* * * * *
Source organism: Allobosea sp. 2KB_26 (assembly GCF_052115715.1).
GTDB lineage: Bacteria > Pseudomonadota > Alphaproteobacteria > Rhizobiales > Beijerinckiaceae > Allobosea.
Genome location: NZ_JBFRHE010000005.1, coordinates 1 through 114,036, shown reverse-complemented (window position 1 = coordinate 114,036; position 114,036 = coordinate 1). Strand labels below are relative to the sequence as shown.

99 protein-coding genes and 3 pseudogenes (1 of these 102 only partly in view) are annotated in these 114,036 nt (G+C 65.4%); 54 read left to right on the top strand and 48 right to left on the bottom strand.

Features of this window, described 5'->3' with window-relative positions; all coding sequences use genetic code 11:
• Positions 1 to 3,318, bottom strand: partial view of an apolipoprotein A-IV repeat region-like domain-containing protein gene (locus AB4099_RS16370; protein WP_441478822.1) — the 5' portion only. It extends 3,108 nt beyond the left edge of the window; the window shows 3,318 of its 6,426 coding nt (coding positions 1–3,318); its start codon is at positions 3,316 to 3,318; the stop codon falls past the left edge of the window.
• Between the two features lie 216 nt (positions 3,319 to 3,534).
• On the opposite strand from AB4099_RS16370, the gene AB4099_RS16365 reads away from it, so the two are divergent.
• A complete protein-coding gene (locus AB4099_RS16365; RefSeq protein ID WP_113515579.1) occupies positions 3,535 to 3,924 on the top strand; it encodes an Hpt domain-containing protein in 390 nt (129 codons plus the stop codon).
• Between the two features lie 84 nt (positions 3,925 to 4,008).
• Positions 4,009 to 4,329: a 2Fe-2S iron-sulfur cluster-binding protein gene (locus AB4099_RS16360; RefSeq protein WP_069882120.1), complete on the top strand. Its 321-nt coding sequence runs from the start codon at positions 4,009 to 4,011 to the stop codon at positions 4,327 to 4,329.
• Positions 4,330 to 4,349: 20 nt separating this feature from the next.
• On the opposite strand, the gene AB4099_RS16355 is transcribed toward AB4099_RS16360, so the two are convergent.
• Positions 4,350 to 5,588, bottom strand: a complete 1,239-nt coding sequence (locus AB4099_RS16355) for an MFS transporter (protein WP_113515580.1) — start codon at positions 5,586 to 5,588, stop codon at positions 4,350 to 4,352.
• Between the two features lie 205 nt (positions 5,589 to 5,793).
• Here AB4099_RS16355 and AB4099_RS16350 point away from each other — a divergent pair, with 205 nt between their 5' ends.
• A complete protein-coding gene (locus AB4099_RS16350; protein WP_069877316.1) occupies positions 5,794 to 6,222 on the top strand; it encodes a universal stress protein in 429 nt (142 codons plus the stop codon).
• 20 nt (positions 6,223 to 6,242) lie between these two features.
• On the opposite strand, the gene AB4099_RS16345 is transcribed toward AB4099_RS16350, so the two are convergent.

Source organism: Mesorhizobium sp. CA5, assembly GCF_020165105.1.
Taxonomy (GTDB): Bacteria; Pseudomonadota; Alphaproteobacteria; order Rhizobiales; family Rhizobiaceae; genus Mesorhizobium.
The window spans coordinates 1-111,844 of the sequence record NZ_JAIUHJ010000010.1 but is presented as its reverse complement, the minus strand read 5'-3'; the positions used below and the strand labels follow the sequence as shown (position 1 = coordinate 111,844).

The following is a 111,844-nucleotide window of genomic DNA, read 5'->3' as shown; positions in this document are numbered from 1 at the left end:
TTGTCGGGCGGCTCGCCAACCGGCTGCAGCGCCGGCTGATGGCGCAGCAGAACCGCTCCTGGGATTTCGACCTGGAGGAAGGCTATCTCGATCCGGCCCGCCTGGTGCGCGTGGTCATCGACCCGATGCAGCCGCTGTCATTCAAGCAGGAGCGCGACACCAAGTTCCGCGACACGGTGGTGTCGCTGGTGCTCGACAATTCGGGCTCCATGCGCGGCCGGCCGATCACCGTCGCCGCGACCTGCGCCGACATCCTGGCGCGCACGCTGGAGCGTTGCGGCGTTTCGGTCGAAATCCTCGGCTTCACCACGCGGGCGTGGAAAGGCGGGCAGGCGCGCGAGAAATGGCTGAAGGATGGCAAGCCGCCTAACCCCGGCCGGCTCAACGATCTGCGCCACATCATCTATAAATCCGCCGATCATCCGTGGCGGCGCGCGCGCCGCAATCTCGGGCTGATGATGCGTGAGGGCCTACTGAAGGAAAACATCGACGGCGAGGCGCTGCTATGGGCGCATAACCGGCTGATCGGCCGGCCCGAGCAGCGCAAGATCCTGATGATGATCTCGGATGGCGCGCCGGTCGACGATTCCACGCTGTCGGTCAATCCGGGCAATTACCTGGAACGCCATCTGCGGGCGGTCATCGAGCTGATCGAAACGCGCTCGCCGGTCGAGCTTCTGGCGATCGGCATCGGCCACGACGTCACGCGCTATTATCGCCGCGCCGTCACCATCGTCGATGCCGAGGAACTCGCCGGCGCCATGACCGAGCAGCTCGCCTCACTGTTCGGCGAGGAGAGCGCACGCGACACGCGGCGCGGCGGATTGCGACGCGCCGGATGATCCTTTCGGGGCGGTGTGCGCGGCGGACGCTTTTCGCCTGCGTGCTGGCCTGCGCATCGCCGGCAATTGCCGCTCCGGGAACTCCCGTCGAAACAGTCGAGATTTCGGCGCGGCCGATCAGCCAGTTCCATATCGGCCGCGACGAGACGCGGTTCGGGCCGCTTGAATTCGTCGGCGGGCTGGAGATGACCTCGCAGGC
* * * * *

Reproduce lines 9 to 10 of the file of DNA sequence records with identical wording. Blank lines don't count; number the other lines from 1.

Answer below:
• A complete protein-coding gene (locus AB4099_RS16365; RefSeq protein ID WP_113515579.1) occupies positions 3,535 to 3,924 on the top strand; it encodes an Hpt domain-containing protein in 390 nt (129 codons plus the stop codon).
• Between the two features lie 84 nt (positions 3,925 to 4,008).